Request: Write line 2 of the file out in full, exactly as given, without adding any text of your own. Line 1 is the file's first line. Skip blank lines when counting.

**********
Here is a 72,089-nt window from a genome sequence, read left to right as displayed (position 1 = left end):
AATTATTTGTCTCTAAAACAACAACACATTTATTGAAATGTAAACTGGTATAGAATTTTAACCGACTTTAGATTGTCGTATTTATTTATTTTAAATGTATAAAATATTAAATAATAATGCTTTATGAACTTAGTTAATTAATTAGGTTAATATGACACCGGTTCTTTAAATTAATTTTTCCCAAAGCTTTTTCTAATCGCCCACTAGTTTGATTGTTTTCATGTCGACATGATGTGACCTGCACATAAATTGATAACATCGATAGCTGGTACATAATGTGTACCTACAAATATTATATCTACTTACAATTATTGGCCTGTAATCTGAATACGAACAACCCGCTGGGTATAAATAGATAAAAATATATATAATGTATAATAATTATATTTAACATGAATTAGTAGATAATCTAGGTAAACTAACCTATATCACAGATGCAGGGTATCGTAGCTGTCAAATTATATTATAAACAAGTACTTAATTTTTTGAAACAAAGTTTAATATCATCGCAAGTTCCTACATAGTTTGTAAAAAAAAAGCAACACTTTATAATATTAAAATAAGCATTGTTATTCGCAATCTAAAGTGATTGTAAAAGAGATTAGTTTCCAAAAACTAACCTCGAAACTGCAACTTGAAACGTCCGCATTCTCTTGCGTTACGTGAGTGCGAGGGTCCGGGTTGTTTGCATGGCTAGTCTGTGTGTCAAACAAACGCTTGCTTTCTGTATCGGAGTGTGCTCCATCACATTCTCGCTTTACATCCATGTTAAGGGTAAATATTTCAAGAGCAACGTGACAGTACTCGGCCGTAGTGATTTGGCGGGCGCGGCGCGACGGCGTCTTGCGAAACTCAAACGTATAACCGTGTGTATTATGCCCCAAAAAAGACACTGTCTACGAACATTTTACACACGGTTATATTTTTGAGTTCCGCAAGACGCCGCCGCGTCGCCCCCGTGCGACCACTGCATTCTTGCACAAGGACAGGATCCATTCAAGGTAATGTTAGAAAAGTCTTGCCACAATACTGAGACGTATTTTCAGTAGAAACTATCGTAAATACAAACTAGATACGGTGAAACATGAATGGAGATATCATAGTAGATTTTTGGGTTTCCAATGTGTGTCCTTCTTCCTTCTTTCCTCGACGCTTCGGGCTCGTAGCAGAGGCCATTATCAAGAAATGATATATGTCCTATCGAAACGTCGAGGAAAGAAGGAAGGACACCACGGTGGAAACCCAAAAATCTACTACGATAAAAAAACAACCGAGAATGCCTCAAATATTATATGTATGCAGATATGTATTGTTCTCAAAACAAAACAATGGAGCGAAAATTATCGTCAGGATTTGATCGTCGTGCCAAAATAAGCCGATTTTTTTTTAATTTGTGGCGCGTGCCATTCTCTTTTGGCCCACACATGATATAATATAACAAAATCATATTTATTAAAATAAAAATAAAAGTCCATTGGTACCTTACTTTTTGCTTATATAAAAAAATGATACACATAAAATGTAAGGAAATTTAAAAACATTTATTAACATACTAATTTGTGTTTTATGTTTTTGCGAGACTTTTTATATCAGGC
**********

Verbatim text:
AATTATTTGTCTCTAAAACAACAACACATTTATTGAAATGTAAACTGGTATAGAATTTTAACCGACTTTAGATTGTCGTATTTATTTATTTTAAATGTATAAAATATTAAATAATAATGCTTTATGAACTTAGTTAATTAATTAGGTTAATATGACACCGGTTCTTTAAATTAATTTTTCCCAAAGCTTTTTCTAATCGCCCACTAGTTTGATTGTTTTCATGTCGACATGATGTGACCTGCACATAAATTGATAACATCGATAGCTGGTACATAATGTGTACCTACAAATATTATATCTACTTACAATTATTGGCCTGTAATCTGAATACGAACAACCCGCTGGGTATAAATAGATAAAAATATATATAATGTATAATAATTATATTTAACATGAATTAGTAGATAATCTAGGTAAACTAACCTATATCACAGATGCAGGGTATCGTAGCTGTCAAATTATATTATAAACAAGTACTTAATTTTTTGAAACAAAGTTTAATATCATCGCAAGTTCCTACATAGTTTGTAAAAAAAAAGCAACACTTTATAATATTAAAATAAGCATTGTTATTCGCAATCTAAAGTGATTGTAAAAGAGATTAGTTTCCAAAAACTAACCTCGAAACTGCAACTTGAAACGTCCGCATTCTCTTGCGTTACGTGAGTGCGAGGGTCCGGGTTGTTTGCATGGCTAGTCTGTGTGTCAAACAAACGCTTGCTTTCTGTATCGGAGTGTGCTCCATCACATTCTCGCTTTACATCCATGTTAAGGGTAAATATTTCAAGAGCAACGTGACAGTACTCGGCCGTAGTGATTTGGCGGGCGCGGCGCGACGGCGTCTTGCGAAACTCAAACGTATAACCGTGTGTATTATGCCCCAAAAAAGACACTGTCTACGAACATTTTACACACGGTTATATTTTTGAGTTCCGCAAGACGCCGCCGCGTCGCCCCCGTGCGACCACTGCATTCTTGCACAAGGACAGGATCCATTCAAGGTAATGTTAGAAAAGTCTTGCCACAATACTGAGACGTATTTTCAGTAGAAACTATCGTAAATACAAACTAGATACGGTGAAACATGAATGGAGATATCATAGTAGATTTTTGGGTTTCCAATGTGTGTCCTTCTTCCTTCTTTCCTCGACGCTTCGGGCTCGTAGCAGAGGCCATTATCAAGAAATGATATATGTCCTATCGAAACGTCGAGGAAAGAAGGAAGGACACCACGGTGGAAACCCAAAAATCTACTACGATAAAAAAACAACCGAGAATGCCTCAAATATTATATGTATGCAGATATGTATTGTTCTCAAAACAAAACAATGGAGCGAAAATTATCGTCAGGATTTGATCGTCGTGCCAAAATAAGCCGATTTTTTTTTAATTTGTGGCGCGTGCCATTCTCTTTTGGCCCACACATGATATAATATAACAAAATCATATTTATTAAAATAAAAATAAAAGTCCATTGGTACCTTACTTTTTGCTTATATAAAAAAATGATACACATAAAATGTAAGGAAATTTAAAAACATTTATTAACATACTAATTTGTGTTTTATGTTTTTGCGAGACTTTTTATATCAGGC